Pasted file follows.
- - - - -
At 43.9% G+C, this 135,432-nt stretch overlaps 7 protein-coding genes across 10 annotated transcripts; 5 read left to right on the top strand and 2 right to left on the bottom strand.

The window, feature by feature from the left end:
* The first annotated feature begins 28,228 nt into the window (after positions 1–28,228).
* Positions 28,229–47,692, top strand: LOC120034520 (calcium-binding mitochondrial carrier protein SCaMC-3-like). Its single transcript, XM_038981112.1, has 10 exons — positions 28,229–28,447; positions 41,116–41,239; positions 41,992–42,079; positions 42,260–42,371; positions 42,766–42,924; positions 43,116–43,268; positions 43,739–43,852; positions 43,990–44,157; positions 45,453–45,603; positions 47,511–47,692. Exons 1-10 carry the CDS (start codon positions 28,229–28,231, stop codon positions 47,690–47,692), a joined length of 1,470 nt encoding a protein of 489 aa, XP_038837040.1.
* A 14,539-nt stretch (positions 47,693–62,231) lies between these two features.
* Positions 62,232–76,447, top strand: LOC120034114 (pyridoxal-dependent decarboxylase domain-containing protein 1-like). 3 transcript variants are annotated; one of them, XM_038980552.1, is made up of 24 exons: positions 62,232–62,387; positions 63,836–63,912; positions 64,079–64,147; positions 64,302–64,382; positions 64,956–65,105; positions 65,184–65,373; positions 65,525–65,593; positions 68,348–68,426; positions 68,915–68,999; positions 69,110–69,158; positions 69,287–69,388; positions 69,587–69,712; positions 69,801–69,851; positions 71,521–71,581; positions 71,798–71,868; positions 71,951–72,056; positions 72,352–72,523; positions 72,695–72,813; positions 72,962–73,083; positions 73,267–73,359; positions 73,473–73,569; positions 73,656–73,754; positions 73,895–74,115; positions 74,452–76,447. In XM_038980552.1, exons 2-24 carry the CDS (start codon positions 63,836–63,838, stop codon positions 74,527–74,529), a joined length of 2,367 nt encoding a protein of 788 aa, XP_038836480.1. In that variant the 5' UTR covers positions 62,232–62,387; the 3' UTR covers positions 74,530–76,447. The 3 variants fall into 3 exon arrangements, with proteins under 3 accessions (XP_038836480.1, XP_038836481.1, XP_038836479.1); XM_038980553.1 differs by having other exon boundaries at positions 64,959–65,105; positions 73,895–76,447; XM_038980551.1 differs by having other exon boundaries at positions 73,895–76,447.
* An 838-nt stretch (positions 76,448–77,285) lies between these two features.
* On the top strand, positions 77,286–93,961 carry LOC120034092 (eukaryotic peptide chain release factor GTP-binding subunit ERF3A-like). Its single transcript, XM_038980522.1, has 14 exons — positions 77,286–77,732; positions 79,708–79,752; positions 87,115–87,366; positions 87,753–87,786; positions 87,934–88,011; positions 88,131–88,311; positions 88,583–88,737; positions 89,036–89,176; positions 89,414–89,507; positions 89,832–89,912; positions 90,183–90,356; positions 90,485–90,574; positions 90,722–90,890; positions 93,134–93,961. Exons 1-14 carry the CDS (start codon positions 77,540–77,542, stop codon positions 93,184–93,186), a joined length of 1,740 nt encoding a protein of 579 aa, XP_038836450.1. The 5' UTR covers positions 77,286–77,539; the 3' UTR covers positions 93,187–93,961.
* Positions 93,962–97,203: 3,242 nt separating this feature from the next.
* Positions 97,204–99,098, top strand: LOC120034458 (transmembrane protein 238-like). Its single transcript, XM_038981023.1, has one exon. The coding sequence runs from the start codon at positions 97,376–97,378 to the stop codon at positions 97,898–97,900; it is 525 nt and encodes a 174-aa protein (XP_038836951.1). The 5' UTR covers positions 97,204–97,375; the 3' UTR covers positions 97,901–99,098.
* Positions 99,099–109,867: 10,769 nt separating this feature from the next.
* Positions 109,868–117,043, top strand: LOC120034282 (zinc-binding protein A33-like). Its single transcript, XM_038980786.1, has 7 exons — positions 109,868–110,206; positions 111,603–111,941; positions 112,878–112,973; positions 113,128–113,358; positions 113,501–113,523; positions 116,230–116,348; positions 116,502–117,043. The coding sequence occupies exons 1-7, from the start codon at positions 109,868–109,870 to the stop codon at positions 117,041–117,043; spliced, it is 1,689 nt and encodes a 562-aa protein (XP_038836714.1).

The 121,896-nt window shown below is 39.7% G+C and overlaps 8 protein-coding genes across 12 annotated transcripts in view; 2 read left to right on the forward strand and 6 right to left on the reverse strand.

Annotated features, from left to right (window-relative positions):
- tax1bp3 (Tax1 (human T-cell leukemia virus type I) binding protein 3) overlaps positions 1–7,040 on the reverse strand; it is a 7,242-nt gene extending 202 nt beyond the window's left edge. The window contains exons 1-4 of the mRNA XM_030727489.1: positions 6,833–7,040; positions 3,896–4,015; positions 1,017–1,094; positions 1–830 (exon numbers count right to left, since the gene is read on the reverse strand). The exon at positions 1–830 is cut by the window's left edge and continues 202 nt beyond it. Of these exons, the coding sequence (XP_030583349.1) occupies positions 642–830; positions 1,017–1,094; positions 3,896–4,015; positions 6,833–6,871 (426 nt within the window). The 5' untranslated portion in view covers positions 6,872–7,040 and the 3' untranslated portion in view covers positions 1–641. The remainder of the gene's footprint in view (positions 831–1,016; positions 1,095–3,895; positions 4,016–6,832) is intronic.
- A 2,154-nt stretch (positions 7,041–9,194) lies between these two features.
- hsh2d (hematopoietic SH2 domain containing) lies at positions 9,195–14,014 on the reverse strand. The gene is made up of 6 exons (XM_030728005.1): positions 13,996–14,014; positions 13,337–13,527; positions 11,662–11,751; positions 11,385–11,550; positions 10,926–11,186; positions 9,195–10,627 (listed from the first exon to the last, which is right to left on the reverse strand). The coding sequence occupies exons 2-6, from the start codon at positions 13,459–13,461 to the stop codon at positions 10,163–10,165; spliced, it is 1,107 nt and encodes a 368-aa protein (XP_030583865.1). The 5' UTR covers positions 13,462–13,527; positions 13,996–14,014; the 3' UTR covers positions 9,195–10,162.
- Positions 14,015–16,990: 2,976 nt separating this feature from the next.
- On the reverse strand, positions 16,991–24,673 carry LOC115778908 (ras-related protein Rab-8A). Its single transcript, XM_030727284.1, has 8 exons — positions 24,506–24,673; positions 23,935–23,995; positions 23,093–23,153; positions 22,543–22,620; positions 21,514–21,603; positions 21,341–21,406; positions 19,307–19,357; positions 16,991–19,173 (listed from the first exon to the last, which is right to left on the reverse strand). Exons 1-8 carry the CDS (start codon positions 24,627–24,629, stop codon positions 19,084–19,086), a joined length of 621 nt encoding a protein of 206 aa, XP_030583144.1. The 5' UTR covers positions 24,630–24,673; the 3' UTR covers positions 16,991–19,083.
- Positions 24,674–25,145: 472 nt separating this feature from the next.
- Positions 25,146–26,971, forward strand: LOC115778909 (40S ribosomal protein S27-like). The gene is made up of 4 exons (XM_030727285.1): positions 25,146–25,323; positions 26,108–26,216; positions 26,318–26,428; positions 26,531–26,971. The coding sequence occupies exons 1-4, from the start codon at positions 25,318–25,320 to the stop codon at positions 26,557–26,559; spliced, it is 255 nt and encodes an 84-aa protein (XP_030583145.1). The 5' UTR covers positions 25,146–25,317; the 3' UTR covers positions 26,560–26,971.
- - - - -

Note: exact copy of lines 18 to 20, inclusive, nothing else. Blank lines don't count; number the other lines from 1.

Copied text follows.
- Positions 14,015–16,990: 2,976 nt separating this feature from the next.
- On the reverse strand, positions 16,991–24,673 carry LOC115778908 (ras-related protein Rab-8A). Its single transcript, XM_030727284.1, has 8 exons — positions 24,506–24,673; positions 23,935–23,995; positions 23,093–23,153; positions 22,543–22,620; positions 21,514–21,603; positions 21,341–21,406; positions 19,307–19,357; positions 16,991–19,173 (listed from the first exon to the last, which is right to left on the reverse strand). Exons 1-8 carry the CDS (start codon positions 24,627–24,629, stop codon positions 19,084–19,086), a joined length of 621 nt encoding a protein of 206 aa, XP_030583144.1. The 5' UTR covers positions 24,630–24,673; the 3' UTR covers positions 16,991–19,083.
- Positions 24,674–25,145: 472 nt separating this feature from the next.